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Not everyone has hair. But everyone has a scalp, hair or no hair. And the fact of the matter is that with or without hair a person can have scalp health issues.
The list of maladies with scalps is long. There’s dandruff, of course, but there are several other problems in addition to dandruff (a shedding of skin, which happens to average/healthy and extensive/unhealthy degrees). They include eczema – a group of chronic skin disorders, either genetic in origin or caused by an allergic reaction to foods, clothing, lotions, soaps, plants and medications – and fungal infections, which are usually caused by yeasts and molds. School-age children frequently get head lice, a parasite, or ringworm, which is actually not a parasite but a fungal infection that leaves round bald patches with black dots (it is acquired by sharing hats, combs, brushes, towels or clothing with another person who has ringworm, or touching an animal that has it).
Other scalp conditions that should be identified and addressed medically: folliculitis (infection of hair shafts), impetigo (skin infection), contact dermatitis (skin reaction to allergens), viral infections (chickenpox and shingles), acne, and epidermal cysts.
A dermatologist more appropriately treats these conditions than a hair loss solutions specialist who provides hair loss treatments for men and women, even though so many of these conditions can cause hair loss.
Outdoors risks to the scalp
And that doesn’t include damage from sunshine, over processing, and other traumas in the control of the individual.
For example, the person with fair skin and thinning hair is strongly advised to wear a hat when in the sun due to the risks of skin cancer. This counts double when out on the water in a boat, on a beach, or while skiing. The reflectivity of UVA and UVB rays from water, sand, and snow increases the risk of basal cell cancer, squamous cell carcinoma, and melanoma.
Some of these conditions are due to genetics or a genetic predisposition. Some are due to bad luck, such as borrowing a hat from a person who has had ringworm fungus. As already mentioned, sun exposure can cause one of three types of skin cancer on the scalp.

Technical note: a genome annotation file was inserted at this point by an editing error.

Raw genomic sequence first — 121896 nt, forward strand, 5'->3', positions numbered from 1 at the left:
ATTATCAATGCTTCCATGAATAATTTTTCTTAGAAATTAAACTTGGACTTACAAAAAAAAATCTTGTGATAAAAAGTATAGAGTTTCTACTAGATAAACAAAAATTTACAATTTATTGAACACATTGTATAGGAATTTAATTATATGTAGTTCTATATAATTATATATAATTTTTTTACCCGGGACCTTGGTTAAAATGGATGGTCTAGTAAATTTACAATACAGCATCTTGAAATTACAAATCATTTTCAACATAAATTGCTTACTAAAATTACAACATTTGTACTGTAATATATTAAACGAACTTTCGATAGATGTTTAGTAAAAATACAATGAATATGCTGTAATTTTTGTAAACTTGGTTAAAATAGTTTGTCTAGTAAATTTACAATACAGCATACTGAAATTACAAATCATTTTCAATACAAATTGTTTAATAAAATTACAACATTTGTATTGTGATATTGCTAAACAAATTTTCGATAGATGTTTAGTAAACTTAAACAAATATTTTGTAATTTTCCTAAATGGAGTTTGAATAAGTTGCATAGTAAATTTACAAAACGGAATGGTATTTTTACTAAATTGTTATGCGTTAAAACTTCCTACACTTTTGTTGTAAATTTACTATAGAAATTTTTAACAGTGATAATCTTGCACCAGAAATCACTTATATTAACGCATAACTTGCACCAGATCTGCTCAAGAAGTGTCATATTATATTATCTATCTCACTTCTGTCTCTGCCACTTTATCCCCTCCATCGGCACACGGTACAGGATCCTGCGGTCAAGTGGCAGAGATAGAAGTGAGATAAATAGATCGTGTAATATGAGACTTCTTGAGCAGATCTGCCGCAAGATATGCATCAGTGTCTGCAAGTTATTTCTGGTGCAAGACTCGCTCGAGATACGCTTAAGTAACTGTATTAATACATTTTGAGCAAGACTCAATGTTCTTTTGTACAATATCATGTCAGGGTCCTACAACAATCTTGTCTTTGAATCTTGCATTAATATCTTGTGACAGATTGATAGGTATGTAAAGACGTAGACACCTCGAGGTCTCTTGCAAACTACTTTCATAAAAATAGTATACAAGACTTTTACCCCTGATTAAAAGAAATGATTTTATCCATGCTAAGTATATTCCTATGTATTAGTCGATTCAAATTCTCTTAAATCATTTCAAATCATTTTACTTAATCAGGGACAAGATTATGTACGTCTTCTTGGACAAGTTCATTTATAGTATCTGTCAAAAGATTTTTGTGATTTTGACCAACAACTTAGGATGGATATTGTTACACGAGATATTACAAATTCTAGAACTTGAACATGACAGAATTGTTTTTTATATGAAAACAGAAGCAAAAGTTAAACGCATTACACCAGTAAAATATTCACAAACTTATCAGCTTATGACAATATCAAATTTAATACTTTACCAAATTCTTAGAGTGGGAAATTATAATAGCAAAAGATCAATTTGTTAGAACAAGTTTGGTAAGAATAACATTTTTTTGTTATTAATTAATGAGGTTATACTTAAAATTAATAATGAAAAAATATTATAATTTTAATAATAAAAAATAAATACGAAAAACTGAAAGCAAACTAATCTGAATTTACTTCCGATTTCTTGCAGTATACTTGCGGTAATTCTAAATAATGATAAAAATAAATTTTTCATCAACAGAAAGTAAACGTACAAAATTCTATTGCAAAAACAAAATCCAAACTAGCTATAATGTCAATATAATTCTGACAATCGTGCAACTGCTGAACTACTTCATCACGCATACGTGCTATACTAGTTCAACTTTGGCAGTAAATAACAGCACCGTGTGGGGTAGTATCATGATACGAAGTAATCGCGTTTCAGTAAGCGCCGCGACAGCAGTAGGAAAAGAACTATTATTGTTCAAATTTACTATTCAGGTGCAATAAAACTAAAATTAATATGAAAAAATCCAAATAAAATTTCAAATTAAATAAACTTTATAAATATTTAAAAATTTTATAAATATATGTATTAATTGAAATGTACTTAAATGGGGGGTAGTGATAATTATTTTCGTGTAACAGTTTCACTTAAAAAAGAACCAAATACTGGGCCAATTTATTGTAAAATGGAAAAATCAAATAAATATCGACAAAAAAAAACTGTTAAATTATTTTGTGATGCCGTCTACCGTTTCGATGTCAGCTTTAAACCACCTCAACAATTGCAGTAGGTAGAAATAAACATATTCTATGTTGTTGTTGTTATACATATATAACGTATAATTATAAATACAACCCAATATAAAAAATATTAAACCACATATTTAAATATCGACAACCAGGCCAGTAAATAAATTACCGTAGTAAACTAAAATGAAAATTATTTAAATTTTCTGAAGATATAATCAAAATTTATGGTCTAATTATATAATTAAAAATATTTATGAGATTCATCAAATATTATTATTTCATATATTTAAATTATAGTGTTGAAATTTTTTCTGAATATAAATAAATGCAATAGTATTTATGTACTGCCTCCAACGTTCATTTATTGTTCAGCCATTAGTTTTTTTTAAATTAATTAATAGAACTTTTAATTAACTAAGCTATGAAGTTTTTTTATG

Actions to take for scalp health
But some are controllable with behaviors. Sun protection with hats and sunscreens are the best protection – short of living a vampire’s sun avoiding lifestyle – against sun damage. Good hygiene can prevent or make less likely conditions such as folliculitis and impetigo, and quick medical attention can reduce the effects thereof when they are present.
Some argue, convincingly, that good scalp health is a function of good diet. Dandruff in particular can be managed with an improvement in what one eats. While health-hair foods roughly correspond with “healthy everything else” foods – fish, sufficient protein overall, less sugar, less alcohol (which reduces zinc, an essential hair mineral) – there are some surprises in what we consume that might hurt hair.
That starts with fish. Most fish with high Omega 3 fatty acids are good. But those that are highest in mercury (swordfish, orange roughy, shark, Bluefin tuna) can lead to actual hair loss. Better for your scalp and hair are salmon, canned light tuna, shrimp, sardines, mackerel, and herring.
Excess sugar consumption – endemic to most populations in the developed world – can cause seborrheic dermatitis and psoriasis, flaky skin, itching and over production of androgen (which shrinks hair follicles). For people who take vitamin A supplements in excess, hair loss might result, and it can contribute to atopic dermatitis, oiliness in the scalp, and itchy skin overall.
So, hair or no hair, pay attention to your scalp as much as everything else on your head.